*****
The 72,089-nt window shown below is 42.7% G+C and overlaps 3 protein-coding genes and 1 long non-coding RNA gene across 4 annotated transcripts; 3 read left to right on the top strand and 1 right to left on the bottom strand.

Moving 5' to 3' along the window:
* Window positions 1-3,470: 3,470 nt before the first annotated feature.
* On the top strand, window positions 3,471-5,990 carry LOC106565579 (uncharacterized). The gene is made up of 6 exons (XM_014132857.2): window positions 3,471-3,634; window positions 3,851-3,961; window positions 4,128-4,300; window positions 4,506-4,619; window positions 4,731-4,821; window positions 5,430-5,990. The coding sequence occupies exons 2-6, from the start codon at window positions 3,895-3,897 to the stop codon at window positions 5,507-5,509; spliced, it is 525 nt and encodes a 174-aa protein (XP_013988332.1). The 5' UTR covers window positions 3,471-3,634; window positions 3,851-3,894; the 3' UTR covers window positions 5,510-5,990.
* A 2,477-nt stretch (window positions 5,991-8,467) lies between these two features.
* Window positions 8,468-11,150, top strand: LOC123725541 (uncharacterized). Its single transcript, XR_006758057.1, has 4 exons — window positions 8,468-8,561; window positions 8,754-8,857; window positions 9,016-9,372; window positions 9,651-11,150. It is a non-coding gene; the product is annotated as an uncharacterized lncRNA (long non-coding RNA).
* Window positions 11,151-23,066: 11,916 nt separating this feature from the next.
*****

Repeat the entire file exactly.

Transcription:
The 72,089-nt window shown below is 42.7% G+C and overlaps 3 protein-coding genes and 1 long non-coding RNA gene across 4 annotated transcripts; 3 read left to right on the top strand and 1 right to left on the bottom strand.

Moving 5' to 3' along the window:
* Window positions 1-3,470: 3,470 nt before the first annotated feature.
* On the top strand, window positions 3,471-5,990 carry LOC106565579 (uncharacterized). The gene is made up of 6 exons (XM_014132857.2): window positions 3,471-3,634; window positions 3,851-3,961; window positions 4,128-4,300; window positions 4,506-4,619; window positions 4,731-4,821; window positions 5,430-5,990. The coding sequence occupies exons 2-6, from the start codon at window positions 3,895-3,897 to the stop codon at window positions 5,507-5,509; spliced, it is 525 nt and encodes a 174-aa protein (XP_013988332.1). The 5' UTR covers window positions 3,471-3,634; window positions 3,851-3,894; the 3' UTR covers window positions 5,510-5,990.
* A 2,477-nt stretch (window positions 5,991-8,467) lies between these two features.
* Window positions 8,468-11,150, top strand: LOC123725541 (uncharacterized). Its single transcript, XR_006758057.1, has 4 exons — window positions 8,468-8,561; window positions 8,754-8,857; window positions 9,016-9,372; window positions 9,651-11,150. It is a non-coding gene; the product is annotated as an uncharacterized lncRNA (long non-coding RNA).
* Window positions 11,151-23,066: 11,916 nt separating this feature from the next.